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TripAdvisor Reviews Ambassador Inn St. George
Travel Blogs from St. George
In just 5 minutes or so as you leave the Las Vegas glitz, the road once more runs through desert, and we breathed clear air and delighted in the wide vistas. Soon we took a side road which led to a State Park called 'Valley of Fire', and this proved to be a wonderful detour. We entered a wide valley between mountains, with rich red rock outcrops which included other coloured strata. It’s difficult to describe, ...
... angst here and throughout the valley which is dry, fertile and relies heavily on irrigation from wells, is that Las Vegas (150 miles away) has applied to tap the aquifer and siphon off billions of gallons of water every year. The "people" have won three times in the courts so far but Vegas is trying for a fourth time. This was a fun "retro" stop except for a strong dusty wind that never stopped in the time we were there, the gusts waking us up throughout the ...
... the arrival of several "modern" mammal families. The first grasses appear. An ice age is triggered and the settlement and decay of seafloor algae draws in massive amounts of atmospheric carbon dioxide, lowering it from 3,800 ppmv down to 650 ppmv.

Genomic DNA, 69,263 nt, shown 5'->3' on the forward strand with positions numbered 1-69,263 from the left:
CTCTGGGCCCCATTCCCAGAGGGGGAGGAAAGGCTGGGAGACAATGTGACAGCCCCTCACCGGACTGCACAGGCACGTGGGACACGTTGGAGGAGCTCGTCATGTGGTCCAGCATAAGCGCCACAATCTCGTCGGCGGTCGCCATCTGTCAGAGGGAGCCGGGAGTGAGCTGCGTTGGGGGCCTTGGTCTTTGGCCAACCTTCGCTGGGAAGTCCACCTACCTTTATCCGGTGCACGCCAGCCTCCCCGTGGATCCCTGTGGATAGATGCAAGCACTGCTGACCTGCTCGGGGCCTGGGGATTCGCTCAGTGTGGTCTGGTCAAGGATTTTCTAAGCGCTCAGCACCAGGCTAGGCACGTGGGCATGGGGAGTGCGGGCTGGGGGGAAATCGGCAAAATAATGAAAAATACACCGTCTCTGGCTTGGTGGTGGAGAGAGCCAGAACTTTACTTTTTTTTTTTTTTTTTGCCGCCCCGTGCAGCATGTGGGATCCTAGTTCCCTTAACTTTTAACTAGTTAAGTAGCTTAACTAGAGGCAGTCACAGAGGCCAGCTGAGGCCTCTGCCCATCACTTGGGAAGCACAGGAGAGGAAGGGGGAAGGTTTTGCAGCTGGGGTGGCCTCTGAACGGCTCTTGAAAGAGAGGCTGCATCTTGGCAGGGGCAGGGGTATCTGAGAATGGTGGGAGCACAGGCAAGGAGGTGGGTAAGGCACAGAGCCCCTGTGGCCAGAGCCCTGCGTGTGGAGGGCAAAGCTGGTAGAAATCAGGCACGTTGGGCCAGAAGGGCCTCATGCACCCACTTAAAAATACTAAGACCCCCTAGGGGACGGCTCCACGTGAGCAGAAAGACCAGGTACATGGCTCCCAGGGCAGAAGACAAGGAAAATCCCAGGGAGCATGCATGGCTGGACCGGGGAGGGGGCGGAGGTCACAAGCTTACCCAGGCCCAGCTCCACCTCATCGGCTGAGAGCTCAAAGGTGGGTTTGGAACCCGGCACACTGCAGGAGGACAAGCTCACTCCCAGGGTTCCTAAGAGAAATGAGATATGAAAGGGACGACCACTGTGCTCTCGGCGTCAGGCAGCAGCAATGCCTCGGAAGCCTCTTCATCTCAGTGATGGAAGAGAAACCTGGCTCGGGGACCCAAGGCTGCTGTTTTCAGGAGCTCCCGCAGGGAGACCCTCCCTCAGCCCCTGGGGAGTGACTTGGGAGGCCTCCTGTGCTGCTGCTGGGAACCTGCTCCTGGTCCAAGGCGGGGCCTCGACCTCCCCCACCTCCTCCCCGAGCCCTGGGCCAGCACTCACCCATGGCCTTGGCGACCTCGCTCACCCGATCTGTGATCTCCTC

Thank goodness for the Neogene Period (23-7 MYA) when widespread forests slowly draw in massive amounts of CO2, gradually lowering the level from 650 ppmv down to around 100 ppmv. Human life develops!
... found out that we're now second in line... Could happen.
The Hike: I chose to go again on the Three Ponds Trail. It's a beautiful route, through rough lava sections and climbing up and over red rock trails, some of which look like poorly maintained sidewalks, per Lynn. The remainder is following a dry river bottom, but not like at home. Few rocks, and much red sand prevail. We emptied our boots three ...
This summer finds us off the road for a few months north of St. George, Utah. While we have no specific agenda this summer, other than waiting for our next grandson to arrive, we are getting around to see a few sites in spite of the hot, dry desert weather. It's been awhile since it has been below 95 degrees and it will no doubt get hotter as the summer progresses. We figured it would be good to get some historic sites covered ...